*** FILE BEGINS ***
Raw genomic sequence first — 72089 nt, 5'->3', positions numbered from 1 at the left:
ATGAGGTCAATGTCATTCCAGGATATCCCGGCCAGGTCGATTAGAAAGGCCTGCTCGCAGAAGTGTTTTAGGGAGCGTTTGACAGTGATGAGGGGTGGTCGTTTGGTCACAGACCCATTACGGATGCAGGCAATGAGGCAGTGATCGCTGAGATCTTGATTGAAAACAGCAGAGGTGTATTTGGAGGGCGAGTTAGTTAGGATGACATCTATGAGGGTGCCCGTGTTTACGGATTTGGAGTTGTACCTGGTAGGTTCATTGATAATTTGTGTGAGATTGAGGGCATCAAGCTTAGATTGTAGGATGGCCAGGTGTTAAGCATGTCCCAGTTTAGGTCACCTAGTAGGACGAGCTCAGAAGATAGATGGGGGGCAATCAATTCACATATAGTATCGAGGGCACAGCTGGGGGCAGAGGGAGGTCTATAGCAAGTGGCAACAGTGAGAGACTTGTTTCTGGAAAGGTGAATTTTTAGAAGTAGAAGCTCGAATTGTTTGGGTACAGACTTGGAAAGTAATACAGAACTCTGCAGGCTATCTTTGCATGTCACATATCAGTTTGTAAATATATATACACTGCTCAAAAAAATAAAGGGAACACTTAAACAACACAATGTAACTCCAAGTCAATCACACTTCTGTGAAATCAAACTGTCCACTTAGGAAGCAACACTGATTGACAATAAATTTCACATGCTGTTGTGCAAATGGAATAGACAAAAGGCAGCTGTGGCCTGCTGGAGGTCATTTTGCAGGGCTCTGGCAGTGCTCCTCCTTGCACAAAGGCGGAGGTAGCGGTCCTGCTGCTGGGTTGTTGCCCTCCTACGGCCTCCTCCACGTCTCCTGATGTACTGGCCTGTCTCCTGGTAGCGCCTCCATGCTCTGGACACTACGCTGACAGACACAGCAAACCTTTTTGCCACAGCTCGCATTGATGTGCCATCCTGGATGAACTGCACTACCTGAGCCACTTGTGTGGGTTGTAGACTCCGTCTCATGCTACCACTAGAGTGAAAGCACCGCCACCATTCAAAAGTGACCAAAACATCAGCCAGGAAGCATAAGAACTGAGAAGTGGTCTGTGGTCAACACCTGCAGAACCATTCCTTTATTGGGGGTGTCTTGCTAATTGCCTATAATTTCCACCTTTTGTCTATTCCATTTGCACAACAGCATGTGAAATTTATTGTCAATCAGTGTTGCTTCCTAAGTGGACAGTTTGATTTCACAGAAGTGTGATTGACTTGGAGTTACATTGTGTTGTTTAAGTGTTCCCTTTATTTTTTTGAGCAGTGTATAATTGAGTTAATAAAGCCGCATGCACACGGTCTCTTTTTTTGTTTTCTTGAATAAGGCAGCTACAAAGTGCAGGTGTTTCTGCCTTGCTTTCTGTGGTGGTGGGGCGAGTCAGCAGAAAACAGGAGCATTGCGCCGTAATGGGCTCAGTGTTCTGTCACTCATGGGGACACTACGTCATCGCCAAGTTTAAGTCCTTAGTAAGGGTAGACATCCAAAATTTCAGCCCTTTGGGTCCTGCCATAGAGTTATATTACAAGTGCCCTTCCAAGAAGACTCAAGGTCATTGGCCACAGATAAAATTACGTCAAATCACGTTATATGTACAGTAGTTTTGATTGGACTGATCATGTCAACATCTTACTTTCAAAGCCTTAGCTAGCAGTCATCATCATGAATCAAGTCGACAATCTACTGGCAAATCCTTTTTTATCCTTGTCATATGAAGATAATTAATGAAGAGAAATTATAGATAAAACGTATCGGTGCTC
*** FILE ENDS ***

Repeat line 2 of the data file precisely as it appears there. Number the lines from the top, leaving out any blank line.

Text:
ATGAGGTCAATGTCATTCCAGGATATCCCGGCCAGGTCGATTAGAAAGGCCTGCTCGCAGAAGTGTTTTAGGGAGCGTTTGACAGTGATGAGGGGTGGTCGTTTGGTCACAGACCCATTACGGATGCAGGCAATGAGGCAGTGATCGCTGAGATCTTGATTGAAAACAGCAGAGGTGTATTTGGAGGGCGAGTTAGTTAGGATGACATCTATGAGGGTGCCCGTGTTTACGGATTTGGAGTTGTACCTGGTAGGTTCATTGATAATTTGTGTGAGATTGAGGGCATCAAGCTTAGATTGTAGGATGGCCAGGTGTTAAGCATGTCCCAGTTTAGGTCACCTAGTAGGACGAGCTCAGAAGATAGATGGGGGGCAATCAATTCACATATAGTATCGAGGGCACAGCTGGGGGCAGAGGGAGGTCTATAGCAAGTGGCAACAGTGAGAGACTTGTTTCTGGAAAGGTGAATTTTTAGAAGTAGAAGCTCGAATTGTTTGGGTACAGACTTGGAAAGTAATACAGAACTCTGCAGGCTATCTTTGCATGTCACATATCAGTTTGTAAATATATATACACTGCTCAAAAAAATAAAGGGAACACTTAAACAACACAATGTAACTCCAAGTCAATCACACTTCTGTGAAATCAAACTGTCCACTTAGGAAGCAACACTGATTGACAATAAATTTCACATGCTGTTGTGCAAATGGAATAGACAAAAGGCAGCTGTGGCCTGCTGGAGGTCATTTTGCAGGGCTCTGGCAGTGCTCCTCCTTGCACAAAGGCGGAGGTAGCGGTCCTGCTGCTGGGTTGTTGCCCTCCTACGGCCTCCTCCACGTCTCCTGATGTACTGGCCTGTCTCCTGGTAGCGCCTCCATGCTCTGGACACTACGCTGACAGACACAGCAAACCTTTTTGCCACAGCTCGCATTGATGTGCCATCCTGGATGAACTGCACTACCTGAGCCACTTGTGTGGGTTGTAGACTCCGTCTCATGCTACCACTAGAGTGAAAGCACCGCCACCATTCAAAAGTGACCAAAACATCAGCCAGGAAGCATAAGAACTGAGAAGTGGTCTGTGGTCAACACCTGCAGAACCATTCCTTTATTGGGGGTGTCTTGCTAATTGCCTATAATTTCCACCTTTTGTCTATTCCATTTGCACAACAGCATGTGAAATTTATTGTCAATCAGTGTTGCTTCCTAAGTGGACAGTTTGATTTCACAGAAGTGTGATTGACTTGGAGTTACATTGTGTTGTTTAAGTGTTCCCTTTATTTTTTTGAGCAGTGTATAATTGAGTTAATAAAGCCGCATGCACACGGTCTCTTTTTTTGTTTTCTTGAATAAGGCAGCTACAAAGTGCAGGTGTTTCTGCCTTGCTTTCTGTGGTGGTGGGGCGAGTCAGCAGAAAACAGGAGCATTGCGCCGTAATGGGCTCAGTGTTCTGTCACTCATGGGGACACTACGTCATCGCCAAGTTTAAGTCCTTAGTAAGGGTAGACATCCAAAATTTCAGCCCTTTGGGTCCTGCCATAGAGTTATATTACAAGTGCCCTTCCAAGAAGACTCAAGGTCATTGGCCACAGATAAAATTACGTCAAATCACGTTATATGTACAGTAGTTTTGATTGGACTGATCATGTCAACATCTTACTTTCAAAGCCTTAGCTAGCAGTCATCATCATGAATCAAGTCGACAATCTACTGGCAAATCCTTTTTTATCCTTGTCATATGAAGATAATTAATGAAGAGAAATTATAGATAAAACGTATCGGTGCTC